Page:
No preview · Article · Feb 2016 · International journal of food microbiology
  • [Show abstract] [Hide abstract]
    ABSTRACT: Surface-enhanced Raman spectroscopy (SERS) has been used in a variety of biological applications due to its high sensitivity and specificity. Here, we report a SERS-based aptasensor approach for quantitative detection of pathogenic bacteria. A SERS substrate bearing Au@Ag core/shell nanoparticles (NPs) is functionalized with aptamer 1 (apt 1) for the capture of target molecules. X-rhodamine (ROX)-modified aptamer 2 (apt 2) is used as recognition element and Raman reporter. Salmonella typhimurium specifically interacted with the aptamers to form Au@Ag-apt 1-target-apt 2-ROX sandwich-like complexes. As a result, the concentration of S. typhimurium was determined using this developed aptasensor structure, and a calibration curve is obtained in the range of 15 to 1.5×10(6)cfu/mL with a limit of detection of 15cfu/mL. Our method was successfully applied to real food samples, and the results are consistent with the results obtained using plate counting methods. We believe that the developed method shows potential for the rapid and sensitive detection of pathogenic bacteria in food safety assurance.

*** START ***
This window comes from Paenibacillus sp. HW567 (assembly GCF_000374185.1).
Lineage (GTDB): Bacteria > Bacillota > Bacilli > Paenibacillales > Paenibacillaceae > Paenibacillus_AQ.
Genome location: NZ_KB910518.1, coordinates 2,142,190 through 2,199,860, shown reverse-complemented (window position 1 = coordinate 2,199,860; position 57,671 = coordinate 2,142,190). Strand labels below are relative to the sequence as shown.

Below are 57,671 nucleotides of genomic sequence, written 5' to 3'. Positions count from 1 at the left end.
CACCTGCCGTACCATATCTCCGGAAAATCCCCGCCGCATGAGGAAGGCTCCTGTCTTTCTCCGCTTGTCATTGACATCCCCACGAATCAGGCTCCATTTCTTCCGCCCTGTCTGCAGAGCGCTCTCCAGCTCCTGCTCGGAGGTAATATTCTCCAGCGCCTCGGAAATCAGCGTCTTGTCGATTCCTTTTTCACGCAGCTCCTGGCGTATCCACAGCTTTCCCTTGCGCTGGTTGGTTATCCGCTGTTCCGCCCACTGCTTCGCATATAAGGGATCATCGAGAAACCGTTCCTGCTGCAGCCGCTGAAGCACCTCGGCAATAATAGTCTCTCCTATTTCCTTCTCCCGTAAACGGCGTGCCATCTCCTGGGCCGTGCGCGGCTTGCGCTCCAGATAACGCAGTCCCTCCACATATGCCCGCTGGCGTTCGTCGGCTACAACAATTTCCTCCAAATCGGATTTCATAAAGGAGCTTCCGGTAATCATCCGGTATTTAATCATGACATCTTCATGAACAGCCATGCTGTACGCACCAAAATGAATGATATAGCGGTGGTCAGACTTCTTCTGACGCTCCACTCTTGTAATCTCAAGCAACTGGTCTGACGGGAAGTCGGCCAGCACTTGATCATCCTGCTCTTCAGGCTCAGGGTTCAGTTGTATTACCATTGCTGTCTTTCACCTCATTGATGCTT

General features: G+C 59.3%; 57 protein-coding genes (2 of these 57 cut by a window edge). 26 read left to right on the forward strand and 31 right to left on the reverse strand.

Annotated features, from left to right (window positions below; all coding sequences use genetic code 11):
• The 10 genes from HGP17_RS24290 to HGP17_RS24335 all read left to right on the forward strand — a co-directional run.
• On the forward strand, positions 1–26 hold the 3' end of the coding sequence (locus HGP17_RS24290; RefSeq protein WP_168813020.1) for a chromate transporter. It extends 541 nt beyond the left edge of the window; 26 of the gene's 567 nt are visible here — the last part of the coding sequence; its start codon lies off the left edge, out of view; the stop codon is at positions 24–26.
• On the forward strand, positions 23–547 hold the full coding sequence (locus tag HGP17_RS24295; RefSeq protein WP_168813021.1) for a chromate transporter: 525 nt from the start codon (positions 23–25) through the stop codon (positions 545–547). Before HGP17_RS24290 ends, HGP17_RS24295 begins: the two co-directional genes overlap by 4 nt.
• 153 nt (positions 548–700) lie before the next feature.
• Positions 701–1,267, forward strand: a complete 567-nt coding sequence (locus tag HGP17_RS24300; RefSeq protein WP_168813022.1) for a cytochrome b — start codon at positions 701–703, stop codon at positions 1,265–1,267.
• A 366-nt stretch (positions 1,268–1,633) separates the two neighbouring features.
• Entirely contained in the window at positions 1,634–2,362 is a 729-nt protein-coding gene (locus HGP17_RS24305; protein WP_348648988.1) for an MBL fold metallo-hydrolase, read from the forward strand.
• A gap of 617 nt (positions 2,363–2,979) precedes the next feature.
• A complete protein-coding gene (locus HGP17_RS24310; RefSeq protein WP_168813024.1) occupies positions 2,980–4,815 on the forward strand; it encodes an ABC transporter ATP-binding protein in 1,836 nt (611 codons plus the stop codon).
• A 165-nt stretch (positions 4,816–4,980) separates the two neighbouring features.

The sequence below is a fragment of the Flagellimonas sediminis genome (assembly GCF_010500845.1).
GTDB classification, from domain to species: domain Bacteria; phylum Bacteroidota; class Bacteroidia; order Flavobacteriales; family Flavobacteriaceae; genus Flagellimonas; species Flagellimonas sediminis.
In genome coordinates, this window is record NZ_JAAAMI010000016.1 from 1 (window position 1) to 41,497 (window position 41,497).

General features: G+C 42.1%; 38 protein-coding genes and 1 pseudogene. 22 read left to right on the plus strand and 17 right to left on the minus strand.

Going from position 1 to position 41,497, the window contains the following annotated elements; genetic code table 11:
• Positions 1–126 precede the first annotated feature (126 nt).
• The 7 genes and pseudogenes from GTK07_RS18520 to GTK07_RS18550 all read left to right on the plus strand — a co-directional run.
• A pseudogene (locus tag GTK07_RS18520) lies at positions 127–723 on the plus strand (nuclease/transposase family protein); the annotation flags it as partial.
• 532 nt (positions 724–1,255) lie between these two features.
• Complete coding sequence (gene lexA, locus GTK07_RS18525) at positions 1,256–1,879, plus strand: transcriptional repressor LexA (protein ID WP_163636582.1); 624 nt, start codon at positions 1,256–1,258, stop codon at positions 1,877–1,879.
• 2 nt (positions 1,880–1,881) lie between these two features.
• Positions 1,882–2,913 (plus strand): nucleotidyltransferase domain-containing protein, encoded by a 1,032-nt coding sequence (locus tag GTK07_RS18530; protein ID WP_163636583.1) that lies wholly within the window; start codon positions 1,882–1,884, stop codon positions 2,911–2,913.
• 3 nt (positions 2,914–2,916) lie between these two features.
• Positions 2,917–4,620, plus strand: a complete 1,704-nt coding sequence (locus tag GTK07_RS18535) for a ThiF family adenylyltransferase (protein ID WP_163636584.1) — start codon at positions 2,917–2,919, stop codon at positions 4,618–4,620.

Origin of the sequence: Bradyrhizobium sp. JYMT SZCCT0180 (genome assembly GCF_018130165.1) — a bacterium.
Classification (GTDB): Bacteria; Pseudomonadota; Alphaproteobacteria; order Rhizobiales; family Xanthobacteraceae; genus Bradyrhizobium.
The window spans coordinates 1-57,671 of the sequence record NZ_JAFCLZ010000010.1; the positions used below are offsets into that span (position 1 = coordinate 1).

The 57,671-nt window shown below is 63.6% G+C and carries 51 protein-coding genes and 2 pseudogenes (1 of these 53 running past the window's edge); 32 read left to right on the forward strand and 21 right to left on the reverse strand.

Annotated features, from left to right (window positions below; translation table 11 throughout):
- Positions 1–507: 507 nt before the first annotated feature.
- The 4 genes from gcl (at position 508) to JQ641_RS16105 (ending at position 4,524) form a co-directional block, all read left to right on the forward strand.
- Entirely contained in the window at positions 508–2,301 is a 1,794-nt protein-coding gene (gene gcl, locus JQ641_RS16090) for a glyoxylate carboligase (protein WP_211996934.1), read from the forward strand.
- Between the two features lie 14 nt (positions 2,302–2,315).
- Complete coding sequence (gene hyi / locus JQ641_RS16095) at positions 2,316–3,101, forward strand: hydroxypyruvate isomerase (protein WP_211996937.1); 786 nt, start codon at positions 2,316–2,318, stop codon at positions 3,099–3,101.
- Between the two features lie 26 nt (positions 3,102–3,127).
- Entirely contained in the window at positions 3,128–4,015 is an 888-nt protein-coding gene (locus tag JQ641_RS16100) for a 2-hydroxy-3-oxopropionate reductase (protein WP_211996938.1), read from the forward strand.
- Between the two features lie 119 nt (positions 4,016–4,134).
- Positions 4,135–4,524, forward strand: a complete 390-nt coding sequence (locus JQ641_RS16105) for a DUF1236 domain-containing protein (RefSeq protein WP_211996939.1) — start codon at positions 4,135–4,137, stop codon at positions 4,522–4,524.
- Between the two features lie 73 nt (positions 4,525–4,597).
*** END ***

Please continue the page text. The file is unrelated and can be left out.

No preview · Article · Feb 2016 · International journal of food microbiology
  • [Show abstract] [Hide abstract]